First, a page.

Wed, 6 Dec 2023



DLP facing a natural death
Published on: Sunday, July 30, 2023
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THE Education Minister needs to be reminded of the importance of the optional Dual Language Programme (DLP), and how and why it was conceived. Ministers and Directors-General come and go, but parents are here to stay.

It was in early 2015 that the Economic Council, chaired by the sitting prime minister, demanded a radical approach towards enhancing English proficiency after seeing the damaging effects of poor command of English on youth’s chances for employment.

An English syndicated lab was set up and close to 100 stakeholders were invited to participate in the effort. High-ranking officials from the Education Ministry (MOE), state education departments, district education offices, and industry players including the Federation of Malaysian Manufacturers, Malaysian Employers Federation, the British Council, heads of colleges, university professors, non-governmental organisations and advocacy groups such as PAGE ­rigorously engaged for four weeks to come up with a concise and workable plan.

On June 11, 2015, the then Director-General of Education announced the DLP to the public, aptly calling it “a defining moment” in the history of the MOE. It was clearly stated that the schools conducting DLP had received written permission from parents, were adequately resourced and teachers were ready. There was no Bahasa Melayu (BM) requirement whatsoever.

It has come to our knowledge that principals have been made to turn existing DLP classes overnight into non-DLP ones just weeks into the new term, disrupting students’ mental health and parents’ peace of mind.

Parents of children at the affected schools are forced to accept non-DLP classes while the pupils are subjected to discreet BM assessments, if at all, to determine whether they are suitable for DLP or otherwise.

Oddly, parents have been told that if their child’s BM proficiency is poor, he/she would be placed in a non-DLP class. But if the child’s BM proficiency is above average, he/she will be put in a DLP class. The perceived risk is that if the child’s BM proficiency is poor at six years old, the likelihood of failing BM in SPM is high. This is truly mind-boggling.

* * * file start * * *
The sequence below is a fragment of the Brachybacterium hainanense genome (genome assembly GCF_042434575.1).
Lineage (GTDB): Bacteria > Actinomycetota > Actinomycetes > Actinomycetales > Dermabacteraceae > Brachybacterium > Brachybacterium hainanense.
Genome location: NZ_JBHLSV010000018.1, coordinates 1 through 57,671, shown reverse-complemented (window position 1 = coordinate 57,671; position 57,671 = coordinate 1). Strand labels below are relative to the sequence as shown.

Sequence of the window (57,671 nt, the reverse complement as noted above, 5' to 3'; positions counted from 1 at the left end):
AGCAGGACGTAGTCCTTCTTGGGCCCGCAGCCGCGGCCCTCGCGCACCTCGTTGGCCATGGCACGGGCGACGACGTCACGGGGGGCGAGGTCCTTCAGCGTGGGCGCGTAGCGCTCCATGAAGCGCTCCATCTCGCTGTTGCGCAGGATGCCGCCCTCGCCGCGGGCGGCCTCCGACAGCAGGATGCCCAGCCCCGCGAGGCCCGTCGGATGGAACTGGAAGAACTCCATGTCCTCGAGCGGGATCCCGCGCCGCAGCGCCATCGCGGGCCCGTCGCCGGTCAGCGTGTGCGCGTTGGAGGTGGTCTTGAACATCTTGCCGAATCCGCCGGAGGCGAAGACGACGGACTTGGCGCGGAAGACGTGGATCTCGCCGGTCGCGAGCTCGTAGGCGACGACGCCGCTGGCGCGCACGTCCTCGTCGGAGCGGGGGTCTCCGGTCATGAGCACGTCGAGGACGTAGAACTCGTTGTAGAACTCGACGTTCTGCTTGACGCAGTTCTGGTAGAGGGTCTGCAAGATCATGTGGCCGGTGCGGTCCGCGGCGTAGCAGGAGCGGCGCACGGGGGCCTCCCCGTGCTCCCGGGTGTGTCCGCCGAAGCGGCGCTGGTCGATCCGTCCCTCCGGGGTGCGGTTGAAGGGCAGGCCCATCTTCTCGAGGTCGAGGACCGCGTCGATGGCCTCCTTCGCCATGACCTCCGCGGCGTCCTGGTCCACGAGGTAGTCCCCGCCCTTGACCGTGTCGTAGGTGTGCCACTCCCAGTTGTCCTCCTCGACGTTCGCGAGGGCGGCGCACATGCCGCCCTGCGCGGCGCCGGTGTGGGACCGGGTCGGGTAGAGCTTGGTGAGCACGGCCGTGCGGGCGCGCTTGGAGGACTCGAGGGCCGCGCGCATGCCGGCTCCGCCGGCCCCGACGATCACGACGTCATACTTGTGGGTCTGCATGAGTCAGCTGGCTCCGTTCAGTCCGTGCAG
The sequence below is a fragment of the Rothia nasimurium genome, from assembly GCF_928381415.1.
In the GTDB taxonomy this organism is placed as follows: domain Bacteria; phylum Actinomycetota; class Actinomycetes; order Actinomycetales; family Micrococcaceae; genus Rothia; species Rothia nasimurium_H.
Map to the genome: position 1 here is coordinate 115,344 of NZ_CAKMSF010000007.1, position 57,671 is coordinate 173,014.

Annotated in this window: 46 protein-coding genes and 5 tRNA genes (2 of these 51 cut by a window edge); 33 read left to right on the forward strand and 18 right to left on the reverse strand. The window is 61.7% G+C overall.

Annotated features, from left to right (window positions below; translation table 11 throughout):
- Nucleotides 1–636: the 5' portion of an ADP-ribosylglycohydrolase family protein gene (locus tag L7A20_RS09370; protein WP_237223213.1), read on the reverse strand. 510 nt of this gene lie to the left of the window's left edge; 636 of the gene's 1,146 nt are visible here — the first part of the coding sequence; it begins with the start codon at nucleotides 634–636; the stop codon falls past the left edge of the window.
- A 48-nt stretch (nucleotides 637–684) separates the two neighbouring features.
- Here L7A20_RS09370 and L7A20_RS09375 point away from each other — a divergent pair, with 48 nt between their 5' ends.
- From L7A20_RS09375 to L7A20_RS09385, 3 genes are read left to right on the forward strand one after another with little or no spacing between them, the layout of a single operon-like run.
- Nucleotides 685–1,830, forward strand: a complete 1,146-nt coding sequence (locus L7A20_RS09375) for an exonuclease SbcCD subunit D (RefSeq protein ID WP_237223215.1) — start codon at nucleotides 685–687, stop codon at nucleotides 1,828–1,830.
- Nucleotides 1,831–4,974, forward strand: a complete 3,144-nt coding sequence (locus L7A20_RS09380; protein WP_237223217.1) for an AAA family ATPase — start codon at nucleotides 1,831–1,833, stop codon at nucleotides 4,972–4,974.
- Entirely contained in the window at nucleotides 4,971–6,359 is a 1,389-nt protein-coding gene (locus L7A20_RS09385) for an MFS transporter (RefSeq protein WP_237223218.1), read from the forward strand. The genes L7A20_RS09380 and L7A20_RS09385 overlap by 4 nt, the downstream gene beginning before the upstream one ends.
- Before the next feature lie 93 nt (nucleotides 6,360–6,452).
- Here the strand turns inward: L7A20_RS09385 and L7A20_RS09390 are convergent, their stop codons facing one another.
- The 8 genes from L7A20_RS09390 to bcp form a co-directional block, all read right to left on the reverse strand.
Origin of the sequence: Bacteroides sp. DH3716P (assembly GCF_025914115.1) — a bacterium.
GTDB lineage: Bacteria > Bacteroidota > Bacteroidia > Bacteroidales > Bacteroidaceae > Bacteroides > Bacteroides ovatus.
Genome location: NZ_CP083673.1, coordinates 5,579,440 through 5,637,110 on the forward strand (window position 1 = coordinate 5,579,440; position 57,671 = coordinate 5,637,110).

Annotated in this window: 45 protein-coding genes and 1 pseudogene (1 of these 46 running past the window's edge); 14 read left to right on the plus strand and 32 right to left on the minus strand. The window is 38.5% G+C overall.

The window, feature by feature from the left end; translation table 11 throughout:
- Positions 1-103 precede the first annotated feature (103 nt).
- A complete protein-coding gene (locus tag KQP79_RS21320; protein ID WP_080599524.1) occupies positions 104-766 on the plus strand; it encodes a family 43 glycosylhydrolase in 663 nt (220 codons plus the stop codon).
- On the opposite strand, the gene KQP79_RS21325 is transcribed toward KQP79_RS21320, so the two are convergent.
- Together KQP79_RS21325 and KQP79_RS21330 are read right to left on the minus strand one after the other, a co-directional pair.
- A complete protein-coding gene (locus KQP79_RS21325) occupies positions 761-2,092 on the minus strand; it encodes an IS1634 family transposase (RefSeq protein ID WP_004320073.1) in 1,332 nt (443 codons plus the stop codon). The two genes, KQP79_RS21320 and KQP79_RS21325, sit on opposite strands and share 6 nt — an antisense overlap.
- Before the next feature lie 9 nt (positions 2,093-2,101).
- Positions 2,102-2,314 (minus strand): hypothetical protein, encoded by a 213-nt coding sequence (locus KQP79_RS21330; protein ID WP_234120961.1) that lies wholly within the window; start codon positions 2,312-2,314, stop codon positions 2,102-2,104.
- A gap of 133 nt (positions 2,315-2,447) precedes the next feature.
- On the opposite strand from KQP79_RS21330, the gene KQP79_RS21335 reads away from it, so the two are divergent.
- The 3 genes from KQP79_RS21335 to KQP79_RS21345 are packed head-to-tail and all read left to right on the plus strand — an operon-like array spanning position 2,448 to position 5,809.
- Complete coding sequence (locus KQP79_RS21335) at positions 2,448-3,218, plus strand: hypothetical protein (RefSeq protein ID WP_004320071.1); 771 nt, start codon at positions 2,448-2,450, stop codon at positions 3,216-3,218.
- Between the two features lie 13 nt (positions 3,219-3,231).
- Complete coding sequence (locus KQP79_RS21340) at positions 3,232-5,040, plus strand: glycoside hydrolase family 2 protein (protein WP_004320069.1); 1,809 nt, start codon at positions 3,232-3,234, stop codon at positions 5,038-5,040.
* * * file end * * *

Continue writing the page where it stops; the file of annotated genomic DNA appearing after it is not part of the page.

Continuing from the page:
Parents who want DLP for their children are now running around like headless chickens because principals and school leaders are preventing them from seeking external help. The Education Minister and her ­ministry have failed to respond to their concerns and appeals, perhaps hoping that they ­(parents) will get tired and give up.

We also understand that the fully residential schools under MOE, besides the 11 premier ones such as Malay College Kuala Kangsar and Tunku Kurshiah College, may undergo the same fate.

There appears to be a ­nefarious attempt by unseen hands to reduce the number of DLP classes.

This is not a legacy anyone would want to leave behind. Instead, the MOE should be developing the DLP further, in line with the government’s aspirations to ensure that the labour workforce is ready for the so-called high-value and skilled job opportunities of the future.

We urge the prime minister to intervene to ensure that the DLP is given the full support it deserves. Abolish the BM require­ment, which was added at the last minute to appease the language nationalists, automatically halving the number of schools that can choose to do the programme DLP. This is not a zero sum game.

Datin Noor Azimah Abdul Rahim

PAGE (Parent Action Group For Education) Malaysia Chair

- The views expressed here are the views of the writer and do not necessarily reflect those of the Daily Express.

- If you have something to share, write to us at: [email protected]


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